Support Within the Improv Community

We recently sat down with Switch Member Alan Linic to discuss a topic of support within the improv community. Us improvisers work together and see each other night after night at different venues, but do we actually support one another’s efforts? Alan chimes in on this. trust-fall

1. Howdy

G’day sir. 

2. Lets get it. How do you feel about the improv community?

It is certainly a strange place, but nothing else really compares. It is a collection of individuals driven by
love and compulsion—we love each other and the art form, and feel compelled to do the work of play.

3. Do you feel supported by your peers?

Like all of us who have gone through training programs and/or are on independent/house teams
in Chicago, I have had the opportunity to work with some of the most talented improvisers in the
world. These folks have made me a better improviser, a better person, and have given me a million
opportunities. Of course, the relationships I’ve built are not all equal with each other, but overall I feel
very lucky and supported.

4. Why do you think some people (improvisers) are unsupportive?

I don’t think people are unsupportive, but I do think that sometimes the “eye on the prize” mentality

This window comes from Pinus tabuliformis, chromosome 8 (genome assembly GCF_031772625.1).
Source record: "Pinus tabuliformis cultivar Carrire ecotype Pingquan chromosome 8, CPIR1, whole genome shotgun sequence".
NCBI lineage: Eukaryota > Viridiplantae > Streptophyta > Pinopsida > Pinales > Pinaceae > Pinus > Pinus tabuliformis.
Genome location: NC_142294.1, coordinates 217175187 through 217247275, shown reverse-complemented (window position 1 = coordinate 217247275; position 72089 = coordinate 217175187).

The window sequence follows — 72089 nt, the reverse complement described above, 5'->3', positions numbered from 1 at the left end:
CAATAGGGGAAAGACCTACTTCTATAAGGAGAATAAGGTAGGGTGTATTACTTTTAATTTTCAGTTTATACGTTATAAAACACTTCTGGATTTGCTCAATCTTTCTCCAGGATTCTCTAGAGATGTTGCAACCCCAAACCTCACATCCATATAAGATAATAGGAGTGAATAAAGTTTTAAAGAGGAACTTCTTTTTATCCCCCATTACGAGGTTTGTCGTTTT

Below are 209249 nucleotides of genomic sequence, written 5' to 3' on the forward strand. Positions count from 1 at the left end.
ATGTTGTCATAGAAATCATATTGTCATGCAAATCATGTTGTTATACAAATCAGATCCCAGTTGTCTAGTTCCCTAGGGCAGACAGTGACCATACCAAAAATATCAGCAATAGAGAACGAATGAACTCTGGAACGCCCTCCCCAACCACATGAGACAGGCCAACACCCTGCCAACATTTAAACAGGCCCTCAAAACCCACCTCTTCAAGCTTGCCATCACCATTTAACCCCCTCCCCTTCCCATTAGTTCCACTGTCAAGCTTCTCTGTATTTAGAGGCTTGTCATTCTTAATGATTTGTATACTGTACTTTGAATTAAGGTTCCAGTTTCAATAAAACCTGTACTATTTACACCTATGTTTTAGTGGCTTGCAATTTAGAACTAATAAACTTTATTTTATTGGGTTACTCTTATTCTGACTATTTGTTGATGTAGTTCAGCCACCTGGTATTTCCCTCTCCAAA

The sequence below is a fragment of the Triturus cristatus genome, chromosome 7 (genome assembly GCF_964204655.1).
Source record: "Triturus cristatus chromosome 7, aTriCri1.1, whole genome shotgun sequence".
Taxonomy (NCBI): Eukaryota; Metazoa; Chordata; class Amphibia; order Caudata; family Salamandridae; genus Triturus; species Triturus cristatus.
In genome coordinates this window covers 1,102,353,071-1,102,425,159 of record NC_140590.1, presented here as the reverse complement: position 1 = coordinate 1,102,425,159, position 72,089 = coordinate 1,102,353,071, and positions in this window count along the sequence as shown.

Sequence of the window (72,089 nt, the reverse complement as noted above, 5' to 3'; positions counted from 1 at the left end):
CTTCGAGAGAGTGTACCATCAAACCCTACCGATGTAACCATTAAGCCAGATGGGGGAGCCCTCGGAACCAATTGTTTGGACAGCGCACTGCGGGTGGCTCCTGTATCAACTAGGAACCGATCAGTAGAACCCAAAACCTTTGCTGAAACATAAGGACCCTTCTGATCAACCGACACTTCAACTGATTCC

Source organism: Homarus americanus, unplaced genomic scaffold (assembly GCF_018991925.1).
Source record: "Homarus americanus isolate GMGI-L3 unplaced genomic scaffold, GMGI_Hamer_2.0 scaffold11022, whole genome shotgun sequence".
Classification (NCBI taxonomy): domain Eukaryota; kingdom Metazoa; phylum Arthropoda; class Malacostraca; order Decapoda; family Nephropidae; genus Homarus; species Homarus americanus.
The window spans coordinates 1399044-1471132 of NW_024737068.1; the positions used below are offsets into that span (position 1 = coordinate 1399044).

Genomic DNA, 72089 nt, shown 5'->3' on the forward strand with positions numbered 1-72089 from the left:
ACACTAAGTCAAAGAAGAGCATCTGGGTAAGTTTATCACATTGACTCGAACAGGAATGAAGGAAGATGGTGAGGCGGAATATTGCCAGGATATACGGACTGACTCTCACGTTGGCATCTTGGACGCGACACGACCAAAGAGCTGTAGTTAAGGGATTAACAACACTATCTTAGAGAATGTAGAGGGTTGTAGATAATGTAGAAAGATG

can blind us to some degree. There are times when I feel like it’s easy to feel competitive with each
other, but I don’t think it’s ever a good idea to allow that to get in the way of remembering that the
people we compete with are also all people we play with, and that playing well with others comes first
and foremost in terms of being a good performer.

Another thing I sometimes see is people avoiding seeing shows or playing with specific people if they
feel that they are inexperienced or not as strong. First of all, I strongly believe that everyone we meet
has something to teach us one way or another. Secondly, none of us would be wherever we are now if
not for people around us—stronger than us, more experienced than us, with different perspectives than
us—helping out. They could be anything from a coach to a teammate to a favorite performer. Seeking to
elevate others is a powerful way of working muscles in yourself that would otherwise be neglected.

5. What are your suggestions on strengthening the community we belong to?

I think it’s important to remember that since we’re all in this together; taking care of each other extends
beyond what we do in our scenes. First and foremost, I would suggest going to your peers’ shows
whenever you can, and go with the mindset that you’re in the show. Want your friends to succeed, and
celebrate when they do. Fail with them from your seat when they fail. I believe we learn more easily